"Have you never attacked anyone who was defenseless?" she asked, knowing the truth.

     "None that I knew were defenseless. I made a mistake with you; I'm sure I may have made that mistake in the past as well. She knew you were defenseless and picked you for that reason," Magax explained. "I have a few morals, not as many as maybe I should have, but I do not sink to that level of cowardice."

     Caelum shrugged. "I don't know enough about you to judge. Still, there is always time to change. Whatever you've been, you don't have to continue to be."

     "There is not much else for me out there. I've made enemies that will never forget me," Magax replied.

     "Pish-tosh," Caelum grunted as she pulled a particularly stubborn weed out, getting all the roots out. "You can turn over a new leaf regardless of who will carry a grudge. Who knows, perhaps they will move on if they see you have."

     "I can never be forgiven for what I did. I will never be forgiven, no matter what I do with my life."

     "What did you do?" she asked, though she already knew the answer.

     He was silent a long time. She looked up to see him craning his head over his shoulder to look out the rolling fields. Somewhere out there, he and Anastasia had fought, and she had lost.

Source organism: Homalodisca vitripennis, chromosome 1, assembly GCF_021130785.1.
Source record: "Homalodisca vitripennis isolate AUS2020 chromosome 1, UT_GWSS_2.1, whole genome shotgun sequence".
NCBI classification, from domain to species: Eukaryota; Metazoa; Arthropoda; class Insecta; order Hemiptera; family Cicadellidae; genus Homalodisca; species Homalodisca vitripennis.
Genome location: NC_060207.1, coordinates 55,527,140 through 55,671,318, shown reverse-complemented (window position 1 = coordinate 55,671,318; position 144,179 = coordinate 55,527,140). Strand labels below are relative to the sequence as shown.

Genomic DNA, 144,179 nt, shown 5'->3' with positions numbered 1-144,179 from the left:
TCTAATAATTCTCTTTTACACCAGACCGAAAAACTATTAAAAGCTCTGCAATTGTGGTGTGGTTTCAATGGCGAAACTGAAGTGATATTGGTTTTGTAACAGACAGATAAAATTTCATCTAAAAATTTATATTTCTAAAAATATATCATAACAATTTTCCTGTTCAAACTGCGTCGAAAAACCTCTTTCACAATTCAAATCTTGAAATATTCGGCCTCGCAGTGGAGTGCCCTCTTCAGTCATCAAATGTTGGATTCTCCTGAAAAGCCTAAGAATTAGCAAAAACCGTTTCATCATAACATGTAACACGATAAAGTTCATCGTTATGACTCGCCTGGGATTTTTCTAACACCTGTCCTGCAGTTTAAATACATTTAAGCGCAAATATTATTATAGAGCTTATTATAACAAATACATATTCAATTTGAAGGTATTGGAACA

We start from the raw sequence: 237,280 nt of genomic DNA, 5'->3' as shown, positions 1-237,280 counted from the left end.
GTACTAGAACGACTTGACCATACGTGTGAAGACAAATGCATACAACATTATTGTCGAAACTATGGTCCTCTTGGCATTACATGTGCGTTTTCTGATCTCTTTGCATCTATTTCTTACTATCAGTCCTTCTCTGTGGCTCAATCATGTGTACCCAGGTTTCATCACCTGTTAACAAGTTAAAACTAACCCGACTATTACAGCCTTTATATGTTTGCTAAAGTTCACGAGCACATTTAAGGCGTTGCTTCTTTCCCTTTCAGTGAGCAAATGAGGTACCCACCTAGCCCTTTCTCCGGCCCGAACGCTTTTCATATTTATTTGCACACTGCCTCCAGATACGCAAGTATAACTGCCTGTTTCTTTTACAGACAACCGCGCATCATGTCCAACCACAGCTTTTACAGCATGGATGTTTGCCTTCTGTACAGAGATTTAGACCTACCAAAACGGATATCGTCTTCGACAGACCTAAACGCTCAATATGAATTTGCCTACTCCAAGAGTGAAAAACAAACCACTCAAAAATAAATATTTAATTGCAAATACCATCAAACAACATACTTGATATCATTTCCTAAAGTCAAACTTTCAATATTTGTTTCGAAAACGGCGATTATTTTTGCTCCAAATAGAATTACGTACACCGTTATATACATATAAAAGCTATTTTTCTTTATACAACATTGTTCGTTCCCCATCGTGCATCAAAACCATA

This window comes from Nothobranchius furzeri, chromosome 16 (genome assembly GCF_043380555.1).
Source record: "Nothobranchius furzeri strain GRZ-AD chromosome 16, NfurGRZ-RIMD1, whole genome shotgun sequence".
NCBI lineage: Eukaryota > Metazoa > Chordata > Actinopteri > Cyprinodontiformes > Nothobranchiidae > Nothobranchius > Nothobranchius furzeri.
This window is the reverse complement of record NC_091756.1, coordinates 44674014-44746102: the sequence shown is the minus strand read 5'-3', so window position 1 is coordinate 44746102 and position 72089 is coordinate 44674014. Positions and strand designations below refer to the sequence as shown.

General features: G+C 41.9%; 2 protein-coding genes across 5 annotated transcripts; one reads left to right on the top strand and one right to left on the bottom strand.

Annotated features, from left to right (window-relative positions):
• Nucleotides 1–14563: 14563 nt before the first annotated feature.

Anastasia's pride had been her undoing, Caelum knew that. She had been young when Anastasia had been slain, only a few decades old, but she had been mature enough to have noticed the arrogance that had slowly crept into her sister's manner over the years. She had not treated anyone differently than she had in the past, but she had grown too confident in her abilities. She had reached what she thought was the pinnacle of her existence, and had stayed there. She hadn't moved on, and so she had finally met her match.

     Caelum rose and looked out over those hills, wondering what Anastasia had been feeling that day when she had challenged Nox to a duel she thought she could win and had instead fallen to the blade of his Second.

     Magax's eyes were distant, lost in the mist of long years. He too was remembering that day, that battle, old crimes that could never be erased.

     "You'd hate me if I told you, Caelum," Magax said, his voice soft and as faraway as his voice.

     "No I wouldn't. I don't hold grudges; I don't judge what you did in the past. Not if you move on. Stagnation is what kills people. Arrogance. The blindness that comes with staying in one place and never wanting to see if there is more to you than you are now. You're not like that; you're not what you were."